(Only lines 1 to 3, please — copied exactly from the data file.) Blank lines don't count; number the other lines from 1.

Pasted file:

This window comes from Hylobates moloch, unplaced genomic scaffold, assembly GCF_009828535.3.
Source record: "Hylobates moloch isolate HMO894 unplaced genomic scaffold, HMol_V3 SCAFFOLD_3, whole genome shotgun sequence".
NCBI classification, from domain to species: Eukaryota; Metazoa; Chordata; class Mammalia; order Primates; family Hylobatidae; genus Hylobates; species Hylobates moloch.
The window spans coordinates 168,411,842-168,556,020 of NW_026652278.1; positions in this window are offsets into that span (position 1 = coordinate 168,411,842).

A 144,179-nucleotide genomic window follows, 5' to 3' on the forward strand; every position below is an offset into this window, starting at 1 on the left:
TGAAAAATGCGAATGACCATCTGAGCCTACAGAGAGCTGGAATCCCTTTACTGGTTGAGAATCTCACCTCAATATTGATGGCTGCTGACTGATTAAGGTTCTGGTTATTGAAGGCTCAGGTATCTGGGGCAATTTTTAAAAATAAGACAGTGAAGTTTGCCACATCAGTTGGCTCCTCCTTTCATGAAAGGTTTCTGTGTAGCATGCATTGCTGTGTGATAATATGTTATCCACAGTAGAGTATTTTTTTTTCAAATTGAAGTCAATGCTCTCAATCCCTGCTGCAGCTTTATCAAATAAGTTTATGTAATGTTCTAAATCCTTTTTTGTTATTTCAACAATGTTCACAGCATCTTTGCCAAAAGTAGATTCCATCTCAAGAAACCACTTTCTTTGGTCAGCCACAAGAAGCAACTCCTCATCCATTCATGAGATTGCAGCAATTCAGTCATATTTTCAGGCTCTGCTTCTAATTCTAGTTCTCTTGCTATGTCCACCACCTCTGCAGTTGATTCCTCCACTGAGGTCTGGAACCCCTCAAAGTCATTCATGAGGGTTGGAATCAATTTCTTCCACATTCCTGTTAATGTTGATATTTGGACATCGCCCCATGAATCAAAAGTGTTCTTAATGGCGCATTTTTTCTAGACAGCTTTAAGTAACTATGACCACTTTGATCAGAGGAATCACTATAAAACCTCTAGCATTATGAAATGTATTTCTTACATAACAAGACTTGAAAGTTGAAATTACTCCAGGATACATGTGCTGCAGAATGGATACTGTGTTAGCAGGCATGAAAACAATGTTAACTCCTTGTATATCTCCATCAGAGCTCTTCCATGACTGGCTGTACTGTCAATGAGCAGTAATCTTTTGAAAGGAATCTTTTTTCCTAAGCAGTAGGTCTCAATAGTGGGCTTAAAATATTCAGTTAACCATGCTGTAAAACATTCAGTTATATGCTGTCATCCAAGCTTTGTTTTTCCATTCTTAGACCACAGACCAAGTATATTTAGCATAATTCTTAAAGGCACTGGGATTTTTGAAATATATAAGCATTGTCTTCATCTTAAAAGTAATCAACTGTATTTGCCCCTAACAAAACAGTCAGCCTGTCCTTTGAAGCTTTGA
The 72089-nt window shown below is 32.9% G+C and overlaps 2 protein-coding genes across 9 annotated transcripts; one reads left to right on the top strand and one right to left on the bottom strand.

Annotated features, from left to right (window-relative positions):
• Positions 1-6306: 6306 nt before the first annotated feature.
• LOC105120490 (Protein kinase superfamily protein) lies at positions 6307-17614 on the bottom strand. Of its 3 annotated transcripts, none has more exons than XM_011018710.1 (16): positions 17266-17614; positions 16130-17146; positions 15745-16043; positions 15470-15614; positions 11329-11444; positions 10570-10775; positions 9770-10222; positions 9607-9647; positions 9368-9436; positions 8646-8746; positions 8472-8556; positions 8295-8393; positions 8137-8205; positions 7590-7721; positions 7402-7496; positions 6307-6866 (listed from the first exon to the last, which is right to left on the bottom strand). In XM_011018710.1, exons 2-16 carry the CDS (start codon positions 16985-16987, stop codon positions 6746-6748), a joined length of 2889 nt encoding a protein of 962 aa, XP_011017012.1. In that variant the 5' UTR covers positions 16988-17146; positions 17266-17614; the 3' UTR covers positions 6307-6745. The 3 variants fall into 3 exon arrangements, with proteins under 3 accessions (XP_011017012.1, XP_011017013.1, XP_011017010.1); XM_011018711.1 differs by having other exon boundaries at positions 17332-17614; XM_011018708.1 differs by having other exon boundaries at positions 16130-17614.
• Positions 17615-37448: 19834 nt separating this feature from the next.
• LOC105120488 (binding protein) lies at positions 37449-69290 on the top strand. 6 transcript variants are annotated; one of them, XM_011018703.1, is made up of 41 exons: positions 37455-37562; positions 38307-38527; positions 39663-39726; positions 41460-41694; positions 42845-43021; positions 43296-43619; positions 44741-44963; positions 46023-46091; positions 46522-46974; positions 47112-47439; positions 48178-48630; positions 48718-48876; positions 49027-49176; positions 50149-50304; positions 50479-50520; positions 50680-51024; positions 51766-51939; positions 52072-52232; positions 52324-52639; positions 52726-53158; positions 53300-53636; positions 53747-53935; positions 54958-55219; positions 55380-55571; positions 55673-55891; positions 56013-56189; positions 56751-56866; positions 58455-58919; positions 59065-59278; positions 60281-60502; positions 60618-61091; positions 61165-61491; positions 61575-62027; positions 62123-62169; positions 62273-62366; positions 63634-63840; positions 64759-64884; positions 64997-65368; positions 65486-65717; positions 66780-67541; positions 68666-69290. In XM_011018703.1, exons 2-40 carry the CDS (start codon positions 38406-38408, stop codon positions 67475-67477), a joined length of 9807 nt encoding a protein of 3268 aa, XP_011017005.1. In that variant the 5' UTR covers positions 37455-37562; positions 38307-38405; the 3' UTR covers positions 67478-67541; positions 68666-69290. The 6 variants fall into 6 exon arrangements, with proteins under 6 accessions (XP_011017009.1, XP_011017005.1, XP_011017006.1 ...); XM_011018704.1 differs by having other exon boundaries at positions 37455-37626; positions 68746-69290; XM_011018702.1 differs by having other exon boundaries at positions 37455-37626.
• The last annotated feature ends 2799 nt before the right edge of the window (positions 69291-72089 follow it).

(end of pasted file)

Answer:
This window comes from Hylobates moloch, unplaced genomic scaffold, assembly GCF_009828535.3.
Source record: "Hylobates moloch isolate HMO894 unplaced genomic scaffold, HMol_V3 SCAFFOLD_3, whole genome shotgun sequence".
NCBI classification, from domain to species: Eukaryota; Metazoa; Chordata; class Mammalia; order Primates; family Hylobatidae; genus Hylobates; species Hylobates moloch.